Through A European Lens Daniel Francis, in the introduction to Taking the Image, the Imaginary Indian: The Image of the Indian in Canadian Culture, notes that “The Indian is the invention of the European”. From this statement, an essential truth may be gleamed. Namely, the fact that the Indian has, often, very little to do with a First Nations individual. And because of this separation, between the imagined and the real, there has grown a warped, and yet accepted, history constructed about First Nations peoples. From the earliest moments of contact the European has constructed, and presented as truth, its own particular image of the First Nations peoples. In turn, this image has become pervasive in Canadian society – even affecting...The end:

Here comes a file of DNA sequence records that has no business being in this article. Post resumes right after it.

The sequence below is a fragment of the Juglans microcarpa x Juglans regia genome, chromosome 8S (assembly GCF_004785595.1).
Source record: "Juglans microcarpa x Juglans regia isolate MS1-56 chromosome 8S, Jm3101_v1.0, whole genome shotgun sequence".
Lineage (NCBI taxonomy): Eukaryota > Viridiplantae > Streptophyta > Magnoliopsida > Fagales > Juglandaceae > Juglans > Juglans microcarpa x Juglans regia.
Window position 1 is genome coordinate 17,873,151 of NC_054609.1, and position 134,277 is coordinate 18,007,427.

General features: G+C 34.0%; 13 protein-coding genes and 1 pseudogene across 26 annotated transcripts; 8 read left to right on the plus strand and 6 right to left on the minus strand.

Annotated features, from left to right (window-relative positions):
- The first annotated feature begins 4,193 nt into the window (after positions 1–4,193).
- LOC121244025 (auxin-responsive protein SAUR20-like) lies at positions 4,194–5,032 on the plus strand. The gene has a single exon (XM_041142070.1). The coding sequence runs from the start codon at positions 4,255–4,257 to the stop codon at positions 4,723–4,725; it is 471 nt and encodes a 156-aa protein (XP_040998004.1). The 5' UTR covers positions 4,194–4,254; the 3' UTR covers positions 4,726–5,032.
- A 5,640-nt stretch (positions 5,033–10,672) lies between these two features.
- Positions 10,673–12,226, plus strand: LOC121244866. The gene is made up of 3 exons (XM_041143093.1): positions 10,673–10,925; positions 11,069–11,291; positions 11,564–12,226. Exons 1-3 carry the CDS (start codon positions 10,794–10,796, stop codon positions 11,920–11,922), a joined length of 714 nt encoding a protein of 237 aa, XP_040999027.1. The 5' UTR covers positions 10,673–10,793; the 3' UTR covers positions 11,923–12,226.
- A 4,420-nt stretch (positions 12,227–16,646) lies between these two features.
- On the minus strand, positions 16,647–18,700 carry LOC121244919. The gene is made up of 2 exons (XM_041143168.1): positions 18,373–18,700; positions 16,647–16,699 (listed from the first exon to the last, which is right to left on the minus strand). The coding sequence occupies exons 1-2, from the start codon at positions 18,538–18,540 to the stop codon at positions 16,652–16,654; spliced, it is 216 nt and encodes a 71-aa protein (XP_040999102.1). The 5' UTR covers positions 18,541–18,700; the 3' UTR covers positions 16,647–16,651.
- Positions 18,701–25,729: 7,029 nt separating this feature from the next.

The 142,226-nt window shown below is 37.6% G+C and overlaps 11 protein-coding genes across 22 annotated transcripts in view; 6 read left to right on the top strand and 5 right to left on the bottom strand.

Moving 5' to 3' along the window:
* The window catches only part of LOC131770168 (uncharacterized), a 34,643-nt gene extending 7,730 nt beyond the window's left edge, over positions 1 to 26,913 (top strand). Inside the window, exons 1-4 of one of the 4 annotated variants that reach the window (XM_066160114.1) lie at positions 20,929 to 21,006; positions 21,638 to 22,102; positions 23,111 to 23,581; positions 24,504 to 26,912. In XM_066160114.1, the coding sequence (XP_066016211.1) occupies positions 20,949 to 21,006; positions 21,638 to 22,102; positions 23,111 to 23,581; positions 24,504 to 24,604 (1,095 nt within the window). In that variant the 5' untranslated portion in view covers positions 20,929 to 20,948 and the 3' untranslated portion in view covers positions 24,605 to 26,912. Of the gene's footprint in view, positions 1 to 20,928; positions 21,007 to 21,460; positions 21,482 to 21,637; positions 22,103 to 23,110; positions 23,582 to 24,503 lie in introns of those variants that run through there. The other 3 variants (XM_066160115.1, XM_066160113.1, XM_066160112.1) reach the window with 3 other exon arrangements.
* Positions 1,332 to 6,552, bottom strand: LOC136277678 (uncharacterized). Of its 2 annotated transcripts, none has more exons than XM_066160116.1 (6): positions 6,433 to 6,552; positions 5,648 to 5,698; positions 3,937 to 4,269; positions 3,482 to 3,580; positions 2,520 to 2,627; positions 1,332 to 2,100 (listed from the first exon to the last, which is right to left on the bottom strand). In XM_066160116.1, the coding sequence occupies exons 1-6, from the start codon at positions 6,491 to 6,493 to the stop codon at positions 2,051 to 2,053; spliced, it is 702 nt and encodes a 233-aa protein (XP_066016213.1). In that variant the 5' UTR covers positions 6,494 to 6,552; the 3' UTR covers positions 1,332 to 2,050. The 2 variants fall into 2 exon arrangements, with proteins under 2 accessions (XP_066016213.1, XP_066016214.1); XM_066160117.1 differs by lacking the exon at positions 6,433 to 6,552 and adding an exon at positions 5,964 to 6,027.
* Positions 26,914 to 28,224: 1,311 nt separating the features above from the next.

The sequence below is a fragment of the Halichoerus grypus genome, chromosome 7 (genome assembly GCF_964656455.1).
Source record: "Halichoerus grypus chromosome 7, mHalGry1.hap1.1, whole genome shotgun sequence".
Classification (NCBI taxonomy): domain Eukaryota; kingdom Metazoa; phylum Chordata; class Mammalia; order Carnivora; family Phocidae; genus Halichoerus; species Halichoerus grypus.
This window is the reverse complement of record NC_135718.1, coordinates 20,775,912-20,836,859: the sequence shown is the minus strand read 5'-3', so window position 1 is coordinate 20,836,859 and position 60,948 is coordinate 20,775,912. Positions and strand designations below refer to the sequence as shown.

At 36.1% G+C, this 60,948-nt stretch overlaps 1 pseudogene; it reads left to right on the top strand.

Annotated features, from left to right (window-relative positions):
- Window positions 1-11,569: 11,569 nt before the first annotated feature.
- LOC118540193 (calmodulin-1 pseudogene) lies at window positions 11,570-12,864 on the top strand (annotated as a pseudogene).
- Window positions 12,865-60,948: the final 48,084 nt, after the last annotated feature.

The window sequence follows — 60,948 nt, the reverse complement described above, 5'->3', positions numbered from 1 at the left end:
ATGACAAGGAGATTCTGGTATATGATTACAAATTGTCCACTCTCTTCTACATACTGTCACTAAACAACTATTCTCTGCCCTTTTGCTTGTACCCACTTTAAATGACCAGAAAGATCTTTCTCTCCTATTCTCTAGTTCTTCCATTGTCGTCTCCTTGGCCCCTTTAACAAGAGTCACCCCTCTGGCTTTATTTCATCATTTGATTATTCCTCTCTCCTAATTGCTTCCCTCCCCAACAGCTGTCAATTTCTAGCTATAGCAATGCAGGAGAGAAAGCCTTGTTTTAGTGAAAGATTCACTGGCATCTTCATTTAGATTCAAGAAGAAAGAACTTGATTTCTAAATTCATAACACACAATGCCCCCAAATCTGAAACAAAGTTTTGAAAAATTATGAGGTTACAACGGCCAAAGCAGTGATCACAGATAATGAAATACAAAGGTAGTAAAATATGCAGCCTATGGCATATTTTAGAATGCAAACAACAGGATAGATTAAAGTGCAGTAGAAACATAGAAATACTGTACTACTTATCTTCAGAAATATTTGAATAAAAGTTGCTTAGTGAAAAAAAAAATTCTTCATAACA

.....oundations of the First Nations are still active today, even in scholarly investigations. A greater appreciation of the myth will allow for it to be separated from the actual history – so that, the myth may be investigated as a myth and the history investigated as history. Bibliography Conrad, M and Finkel A. History of the Canadian Peoples: Beginnings to 1867. Toronto: Addison Wesley Longman, 2009, 5th edition. Francis, Daniel. The Imaginary Indian: The Image of the Indian in Canadian Culture. Vancouver: Arsenal Pulp Press, 1992. Wheeler, Winona. “Reflections on the Social Relations of Indigenous Oral Histories” In Foundations: Readings in Pre-Confederation Canadian History, Vol 1, 2nd edition, edited by Conrad M and Finkel A, 18-30, 2008.